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beakmyn
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Well if Renderman can make Teddy Net. No reason I couldn't dress up my picture frame with a corporate logo and leave it at the front desk of some Fortune 500 company.

http://www.flickr.com/photos/9762454@N04/3363046870/

However there is one caveatn that I see. Many corporations are now running software/hardware/IDS that will shut down the port when it sees an "unauthorized" MAC address. So, you may want to take that into consideration. It would be great if you use the LED covertly to indicate when the MAC is cloned. I.E.:

unplug the existing device. Plug it into Interceptor. Interceptor detects connection and runs a script to clone the MAC of the device then turns on LED or say LED is replaced with a small pager motor (kind with the offset weight so it vibrates). Then plug the interceptor into the wall and you're set. The IDS system doesn't see a new device and eveyone is happy.

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I think you might have the theory a bit wrong for the Interceptor. The idea is that it goes inline, between say a printer and a switch not just into a spare network port. It then bridges the traffic and clones it out over the wireless. Because it is bridging the traffic the fon itself never actually sends traffic.

If we wanted to move from passive to active then we may need to clone a MAC address but as we've already sniffed all the traffic going over the bridge we can just use a MAC address of one of the devices we've seen. If we went for the printer attack then we could take down the bridge and become the printer. No worries about duplicate MAC addresses on the network then.

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I think you might have the theory a bit wrong for the Interceptor. The idea is that it goes inline, between say a printer and a switch not just into a spare network port. It then bridges the traffic and clones it out over the wireless. Because it is bridging the traffic the fon itself never actually sends traffic.

If we wanted to move from passive to active then we may need to clone a MAC address but as we've already sniffed all the traffic going over the bridge we can just use a MAC address of one of the devices we've seen. If we went for the printer attack then we could take down the bridge and become the printer. No worries about duplicate MAC addresses on the network then.

I see. I was thinking that it might be seen as a new device on the network. Missed the bridging part. It wasn't the duplicate I was worried about it was the IDS seeing a MAC on the port. One client I've done work for has it set up that if the MAC address changes on the port then it detects it as an intrusion and shuts down the port. I.E. you unplug say a printer and plug in your laptop. Took us an hour to get the port turned back on.

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It is possible to detect pasive devices, but difficult (TDR 'n' stuff). I work on corporate systems a great deal and it is almost never done. Wireless IPS however, is becoming much more common. The ability to detect the presence of a WiFi signal, encoded or not might get sniffed. The drones do sometimes look for this stuff, even find it sometimes.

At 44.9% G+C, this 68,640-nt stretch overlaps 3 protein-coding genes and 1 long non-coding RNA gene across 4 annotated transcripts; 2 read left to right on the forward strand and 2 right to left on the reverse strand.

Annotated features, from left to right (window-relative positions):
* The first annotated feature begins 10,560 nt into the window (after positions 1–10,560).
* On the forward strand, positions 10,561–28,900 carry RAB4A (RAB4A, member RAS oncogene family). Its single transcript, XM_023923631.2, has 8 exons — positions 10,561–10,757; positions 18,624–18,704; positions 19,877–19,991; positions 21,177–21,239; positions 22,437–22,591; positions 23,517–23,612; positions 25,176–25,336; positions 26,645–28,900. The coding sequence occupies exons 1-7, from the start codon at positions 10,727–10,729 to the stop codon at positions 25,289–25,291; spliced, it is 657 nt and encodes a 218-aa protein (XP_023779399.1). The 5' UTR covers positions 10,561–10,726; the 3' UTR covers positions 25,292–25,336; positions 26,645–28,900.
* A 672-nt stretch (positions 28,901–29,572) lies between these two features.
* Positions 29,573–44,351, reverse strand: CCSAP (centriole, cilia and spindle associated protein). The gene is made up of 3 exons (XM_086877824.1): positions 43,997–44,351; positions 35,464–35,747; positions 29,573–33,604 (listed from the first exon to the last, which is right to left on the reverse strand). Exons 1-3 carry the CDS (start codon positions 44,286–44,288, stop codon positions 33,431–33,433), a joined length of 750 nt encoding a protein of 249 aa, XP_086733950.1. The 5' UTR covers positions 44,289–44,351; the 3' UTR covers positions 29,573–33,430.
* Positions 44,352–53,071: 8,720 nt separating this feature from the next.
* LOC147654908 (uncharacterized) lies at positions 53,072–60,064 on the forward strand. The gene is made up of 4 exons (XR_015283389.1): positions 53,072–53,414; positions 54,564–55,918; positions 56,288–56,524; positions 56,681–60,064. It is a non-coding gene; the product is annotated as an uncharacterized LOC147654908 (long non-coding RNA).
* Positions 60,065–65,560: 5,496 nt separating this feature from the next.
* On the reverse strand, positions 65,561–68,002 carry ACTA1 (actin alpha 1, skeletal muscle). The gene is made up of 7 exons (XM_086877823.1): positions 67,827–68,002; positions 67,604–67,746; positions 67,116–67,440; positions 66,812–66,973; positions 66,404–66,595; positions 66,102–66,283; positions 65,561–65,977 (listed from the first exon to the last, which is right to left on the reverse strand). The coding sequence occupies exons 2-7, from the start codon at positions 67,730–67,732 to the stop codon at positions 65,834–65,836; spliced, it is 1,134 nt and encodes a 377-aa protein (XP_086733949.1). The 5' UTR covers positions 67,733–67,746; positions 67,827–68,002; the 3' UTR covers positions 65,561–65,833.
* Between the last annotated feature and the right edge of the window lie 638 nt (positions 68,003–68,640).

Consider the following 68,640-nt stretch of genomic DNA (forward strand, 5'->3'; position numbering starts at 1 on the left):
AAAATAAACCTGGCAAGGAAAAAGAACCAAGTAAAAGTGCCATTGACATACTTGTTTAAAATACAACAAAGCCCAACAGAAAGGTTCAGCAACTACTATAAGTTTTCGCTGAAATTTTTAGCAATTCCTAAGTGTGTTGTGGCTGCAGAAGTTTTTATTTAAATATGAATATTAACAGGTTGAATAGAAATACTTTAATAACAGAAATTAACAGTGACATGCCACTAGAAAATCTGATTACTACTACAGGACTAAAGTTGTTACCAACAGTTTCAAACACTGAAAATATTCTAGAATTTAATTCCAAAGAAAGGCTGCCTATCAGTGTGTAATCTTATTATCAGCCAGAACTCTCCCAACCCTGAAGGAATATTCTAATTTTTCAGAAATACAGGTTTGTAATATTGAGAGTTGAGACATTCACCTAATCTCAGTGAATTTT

Some Wireless IPS can triangulate the devices location, even flood the channel with noise. There is always a way.

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I see. I was thinking that it might be seen as a new device on the network. Missed the bridging part. It wasn't the duplicate I was worried about it was the IDS seeing a MAC on the port. One client I've done work for has it set up that if the MAC address changes on the port then it detects it as an intrusion and shuts down the port. I.E. you unplug say a printer and plug in your laptop. Took us an hour to get the port turned back on.

No, it isn't really on the network so it shouldn't get detected.

The bit about cloning the MAC is that if you are between a printer and switch and want to start using the network rather than just sniffing you can get the MAC of the printer and then put it onto the Fon then stop routing traffic through to the printer. That way you don't introduce a new MAC to the network and you don't have the problem with duplicate MACs which you would have if you just cloned a random one you found in some other way. The MAC also don't move switch port which is another way the Fon may be given away if a MAC suddenly jumps from one port to another.

The detection of the wireless is possibly the easiest way to spot something is going on but that will only really be useful to larger companies. Smaller ones aren't going to be able to afford the kit to triangulate a rogue AP so would just know that some wireless traffic is there. In a shared office there is no way to know if it is from your office or from next door.

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So the Interceptor is kind of like a dumb hub that just repeats the signal on a network segment, only its smart enough for you to logon wirelessly to see the traffic?

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kind of.

The current setup just clones traffic off onto the wireless and that is in what we are calling "passive mode" i.e. you aren't interacting with the fon, the network or the traffic. In "active mode" you can ssh to the fon and then you are on the network so you can do whatever you want, add iptables rules, to affect traffic or just act like you would on any network. You can even setup a port relay so you can proxy through it.

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